Wednesday, May 30, 2007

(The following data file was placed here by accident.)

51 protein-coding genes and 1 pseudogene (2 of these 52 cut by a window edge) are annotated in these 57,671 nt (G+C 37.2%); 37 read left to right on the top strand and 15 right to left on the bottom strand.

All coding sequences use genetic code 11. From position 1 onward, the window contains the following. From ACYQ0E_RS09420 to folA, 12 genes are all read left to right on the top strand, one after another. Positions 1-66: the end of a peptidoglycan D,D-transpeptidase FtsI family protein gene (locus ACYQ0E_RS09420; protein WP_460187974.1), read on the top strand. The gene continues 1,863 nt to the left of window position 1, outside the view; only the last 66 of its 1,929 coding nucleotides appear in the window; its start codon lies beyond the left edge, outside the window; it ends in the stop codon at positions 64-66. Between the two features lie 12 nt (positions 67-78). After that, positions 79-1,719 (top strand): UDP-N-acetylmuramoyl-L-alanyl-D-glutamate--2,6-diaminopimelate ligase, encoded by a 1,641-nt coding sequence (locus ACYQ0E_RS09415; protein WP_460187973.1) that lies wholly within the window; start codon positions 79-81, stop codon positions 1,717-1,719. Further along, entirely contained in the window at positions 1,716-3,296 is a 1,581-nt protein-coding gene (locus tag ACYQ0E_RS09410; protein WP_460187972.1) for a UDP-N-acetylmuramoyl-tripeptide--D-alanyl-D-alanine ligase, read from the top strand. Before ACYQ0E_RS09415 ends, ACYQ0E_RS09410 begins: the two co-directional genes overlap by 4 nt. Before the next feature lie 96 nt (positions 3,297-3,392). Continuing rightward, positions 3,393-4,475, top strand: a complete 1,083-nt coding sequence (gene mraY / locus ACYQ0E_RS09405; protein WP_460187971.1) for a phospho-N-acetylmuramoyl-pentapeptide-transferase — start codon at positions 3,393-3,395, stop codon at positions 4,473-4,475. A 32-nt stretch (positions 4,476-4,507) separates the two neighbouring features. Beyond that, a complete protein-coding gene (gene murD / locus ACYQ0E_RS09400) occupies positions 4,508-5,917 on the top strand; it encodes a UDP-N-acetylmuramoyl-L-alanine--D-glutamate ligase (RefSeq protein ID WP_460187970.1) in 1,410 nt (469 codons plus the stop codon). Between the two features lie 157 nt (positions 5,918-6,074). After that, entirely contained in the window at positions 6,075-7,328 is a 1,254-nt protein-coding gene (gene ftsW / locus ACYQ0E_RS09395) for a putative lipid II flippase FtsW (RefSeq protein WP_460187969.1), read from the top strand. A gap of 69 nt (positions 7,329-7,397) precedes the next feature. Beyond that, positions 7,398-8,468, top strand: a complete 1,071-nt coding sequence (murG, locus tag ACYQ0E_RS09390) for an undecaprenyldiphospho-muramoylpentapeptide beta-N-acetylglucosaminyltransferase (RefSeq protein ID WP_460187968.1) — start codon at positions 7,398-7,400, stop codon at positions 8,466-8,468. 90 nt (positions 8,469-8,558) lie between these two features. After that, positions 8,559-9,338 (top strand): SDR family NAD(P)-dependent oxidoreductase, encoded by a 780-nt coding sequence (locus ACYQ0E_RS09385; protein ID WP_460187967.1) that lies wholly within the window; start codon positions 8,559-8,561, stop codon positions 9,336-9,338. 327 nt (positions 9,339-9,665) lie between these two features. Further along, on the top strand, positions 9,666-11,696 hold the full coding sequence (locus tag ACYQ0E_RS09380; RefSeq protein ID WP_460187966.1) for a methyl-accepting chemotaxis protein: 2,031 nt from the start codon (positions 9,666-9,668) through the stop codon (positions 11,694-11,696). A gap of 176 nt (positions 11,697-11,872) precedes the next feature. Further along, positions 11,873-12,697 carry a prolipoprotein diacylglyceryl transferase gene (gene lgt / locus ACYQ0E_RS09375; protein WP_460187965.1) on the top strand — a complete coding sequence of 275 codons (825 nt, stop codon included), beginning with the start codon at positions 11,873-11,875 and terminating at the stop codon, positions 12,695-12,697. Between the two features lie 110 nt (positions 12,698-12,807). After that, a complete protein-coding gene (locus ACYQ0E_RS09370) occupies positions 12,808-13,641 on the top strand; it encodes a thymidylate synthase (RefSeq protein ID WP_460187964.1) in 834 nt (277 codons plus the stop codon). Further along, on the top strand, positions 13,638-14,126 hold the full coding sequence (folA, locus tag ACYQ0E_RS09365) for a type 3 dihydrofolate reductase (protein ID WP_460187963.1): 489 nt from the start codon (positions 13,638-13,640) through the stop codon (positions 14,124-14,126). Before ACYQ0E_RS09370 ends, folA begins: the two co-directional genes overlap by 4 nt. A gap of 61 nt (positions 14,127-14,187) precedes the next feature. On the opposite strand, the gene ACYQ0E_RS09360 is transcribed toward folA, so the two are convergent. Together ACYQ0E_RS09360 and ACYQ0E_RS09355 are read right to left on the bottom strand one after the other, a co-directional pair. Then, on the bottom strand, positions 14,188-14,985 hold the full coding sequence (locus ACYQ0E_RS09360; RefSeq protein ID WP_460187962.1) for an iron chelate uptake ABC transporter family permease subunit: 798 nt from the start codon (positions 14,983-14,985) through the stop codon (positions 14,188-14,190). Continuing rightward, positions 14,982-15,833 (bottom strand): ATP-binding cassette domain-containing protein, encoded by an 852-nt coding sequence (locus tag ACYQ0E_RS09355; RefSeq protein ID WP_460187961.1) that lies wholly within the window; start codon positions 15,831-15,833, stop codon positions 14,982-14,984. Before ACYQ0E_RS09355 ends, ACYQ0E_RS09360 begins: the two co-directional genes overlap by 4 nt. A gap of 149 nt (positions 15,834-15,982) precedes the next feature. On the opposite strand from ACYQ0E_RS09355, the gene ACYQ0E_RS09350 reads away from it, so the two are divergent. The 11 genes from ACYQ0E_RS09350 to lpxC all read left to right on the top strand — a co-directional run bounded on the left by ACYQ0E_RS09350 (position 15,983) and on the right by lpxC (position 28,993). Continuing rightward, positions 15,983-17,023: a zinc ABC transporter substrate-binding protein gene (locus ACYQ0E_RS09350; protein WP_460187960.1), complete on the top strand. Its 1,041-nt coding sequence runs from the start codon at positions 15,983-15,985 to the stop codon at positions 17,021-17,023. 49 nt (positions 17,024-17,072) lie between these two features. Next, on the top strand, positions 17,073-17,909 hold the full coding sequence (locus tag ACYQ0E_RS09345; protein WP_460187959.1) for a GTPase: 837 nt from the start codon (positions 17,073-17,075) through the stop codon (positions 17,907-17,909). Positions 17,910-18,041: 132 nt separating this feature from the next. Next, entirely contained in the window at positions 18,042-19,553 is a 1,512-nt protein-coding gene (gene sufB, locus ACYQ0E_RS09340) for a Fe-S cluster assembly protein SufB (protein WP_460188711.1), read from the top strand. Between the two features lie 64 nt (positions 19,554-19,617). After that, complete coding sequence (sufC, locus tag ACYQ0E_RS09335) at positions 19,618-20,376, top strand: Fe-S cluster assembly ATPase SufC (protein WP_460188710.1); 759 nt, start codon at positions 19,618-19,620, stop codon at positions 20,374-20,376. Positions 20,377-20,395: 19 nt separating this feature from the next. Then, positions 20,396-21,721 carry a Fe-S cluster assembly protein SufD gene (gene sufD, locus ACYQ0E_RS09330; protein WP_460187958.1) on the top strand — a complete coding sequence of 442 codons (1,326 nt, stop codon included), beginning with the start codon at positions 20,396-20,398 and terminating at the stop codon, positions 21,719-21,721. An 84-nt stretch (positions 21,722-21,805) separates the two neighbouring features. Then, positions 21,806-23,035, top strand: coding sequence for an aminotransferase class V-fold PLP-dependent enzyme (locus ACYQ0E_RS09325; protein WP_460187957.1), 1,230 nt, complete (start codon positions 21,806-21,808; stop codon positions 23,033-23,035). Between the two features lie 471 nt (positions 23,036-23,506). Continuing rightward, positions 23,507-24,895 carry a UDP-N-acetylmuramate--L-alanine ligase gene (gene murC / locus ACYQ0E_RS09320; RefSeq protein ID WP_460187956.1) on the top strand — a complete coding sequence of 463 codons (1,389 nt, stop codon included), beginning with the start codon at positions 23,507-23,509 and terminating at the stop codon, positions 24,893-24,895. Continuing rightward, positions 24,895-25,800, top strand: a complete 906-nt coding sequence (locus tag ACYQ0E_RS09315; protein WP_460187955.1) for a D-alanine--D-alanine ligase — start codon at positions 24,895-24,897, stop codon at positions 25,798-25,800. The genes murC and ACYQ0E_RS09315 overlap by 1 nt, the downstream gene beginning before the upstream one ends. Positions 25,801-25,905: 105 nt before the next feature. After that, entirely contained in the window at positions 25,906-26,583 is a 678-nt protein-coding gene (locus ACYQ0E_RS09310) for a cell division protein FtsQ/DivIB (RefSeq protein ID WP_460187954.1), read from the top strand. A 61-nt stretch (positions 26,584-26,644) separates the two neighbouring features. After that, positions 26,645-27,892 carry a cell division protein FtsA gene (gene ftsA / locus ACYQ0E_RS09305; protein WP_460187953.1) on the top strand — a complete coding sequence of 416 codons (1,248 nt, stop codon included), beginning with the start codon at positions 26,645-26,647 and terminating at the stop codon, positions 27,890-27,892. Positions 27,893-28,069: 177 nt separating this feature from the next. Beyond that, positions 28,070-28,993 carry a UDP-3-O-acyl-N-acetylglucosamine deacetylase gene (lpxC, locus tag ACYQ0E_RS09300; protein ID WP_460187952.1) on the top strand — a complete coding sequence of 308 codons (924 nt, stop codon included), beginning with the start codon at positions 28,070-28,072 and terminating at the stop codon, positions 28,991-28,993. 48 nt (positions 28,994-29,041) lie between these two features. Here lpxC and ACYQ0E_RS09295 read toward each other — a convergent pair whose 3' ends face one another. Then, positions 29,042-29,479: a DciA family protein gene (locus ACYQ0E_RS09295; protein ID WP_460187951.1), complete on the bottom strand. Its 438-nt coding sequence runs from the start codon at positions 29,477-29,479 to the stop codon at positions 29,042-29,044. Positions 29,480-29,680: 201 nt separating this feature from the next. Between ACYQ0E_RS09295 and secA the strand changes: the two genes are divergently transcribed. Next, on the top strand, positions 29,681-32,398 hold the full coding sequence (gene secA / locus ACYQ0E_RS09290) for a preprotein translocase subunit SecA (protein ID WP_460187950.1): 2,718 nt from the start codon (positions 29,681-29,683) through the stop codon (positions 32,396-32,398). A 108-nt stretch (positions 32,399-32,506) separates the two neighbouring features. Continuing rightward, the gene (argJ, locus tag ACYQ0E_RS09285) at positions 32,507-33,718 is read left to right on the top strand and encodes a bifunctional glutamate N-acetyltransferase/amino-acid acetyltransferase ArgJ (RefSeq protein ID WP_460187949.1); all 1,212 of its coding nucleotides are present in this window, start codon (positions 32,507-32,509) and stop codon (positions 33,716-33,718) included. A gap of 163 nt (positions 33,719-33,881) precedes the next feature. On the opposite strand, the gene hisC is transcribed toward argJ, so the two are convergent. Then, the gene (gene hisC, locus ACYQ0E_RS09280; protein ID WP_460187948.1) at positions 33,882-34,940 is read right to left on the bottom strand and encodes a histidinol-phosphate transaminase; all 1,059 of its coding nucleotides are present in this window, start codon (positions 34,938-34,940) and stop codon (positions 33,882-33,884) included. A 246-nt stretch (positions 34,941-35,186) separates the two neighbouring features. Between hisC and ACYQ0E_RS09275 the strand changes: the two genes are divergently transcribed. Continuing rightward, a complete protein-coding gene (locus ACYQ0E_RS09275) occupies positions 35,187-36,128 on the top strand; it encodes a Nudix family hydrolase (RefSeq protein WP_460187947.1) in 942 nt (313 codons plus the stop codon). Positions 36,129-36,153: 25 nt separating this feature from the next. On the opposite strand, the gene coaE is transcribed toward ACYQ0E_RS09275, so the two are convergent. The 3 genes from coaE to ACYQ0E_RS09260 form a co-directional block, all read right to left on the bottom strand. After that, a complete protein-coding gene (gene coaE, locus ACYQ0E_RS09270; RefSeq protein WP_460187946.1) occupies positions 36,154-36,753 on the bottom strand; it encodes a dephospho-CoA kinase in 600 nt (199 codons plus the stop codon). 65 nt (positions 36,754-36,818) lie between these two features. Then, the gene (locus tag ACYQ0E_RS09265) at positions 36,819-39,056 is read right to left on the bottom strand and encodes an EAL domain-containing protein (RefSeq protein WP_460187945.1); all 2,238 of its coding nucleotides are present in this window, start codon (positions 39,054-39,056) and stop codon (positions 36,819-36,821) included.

Howard Hawk’s 1959 western, Rio Bravo, written by screenwriting pros Leigh Bracket and Jules Furthman, was denigrated upon the time of its release, faulted for its leisure pacing, limited setting, and overall quirkiness. It’s gained a rep as one of the strongest (and strangest) Hollywood westerns as the years have progressed, cited by film mavens like Truffaut, Scorsese and Tarantino, serving as the basis for John Carpenter’s Assault on Precinct 13 (1976), while the great Hawks liked it enough to basically remake it twice as Rio Lobo (1970) and El Dorado (1967). The casting and character names are transcendentally loony: John T. Chance (John Wayne), Dude (Dean Martin), Colorado (Ricky Nelson), Stumpy (Walter Brennan), and don’t forget Feathers (Angie Dickinson). The action (when it intermittently appears) is staged in crisp Hawksian style, the dialogue crackles with cornpone asides, and the film features one of my all time fave movie moments—Martin, Nelson, and Brennan combining their diverse (Does that term quite cover it?) talents and delivering a jailhouse musical revelry “My Rifle, My Pony, and I”. The newly released DVD (a $40 box) includes a remastered print, commentary from the aforementioned Carpenter and a documentary from critic/historian Richard Schickel--an absolute must for Hawks followers or Western buffs.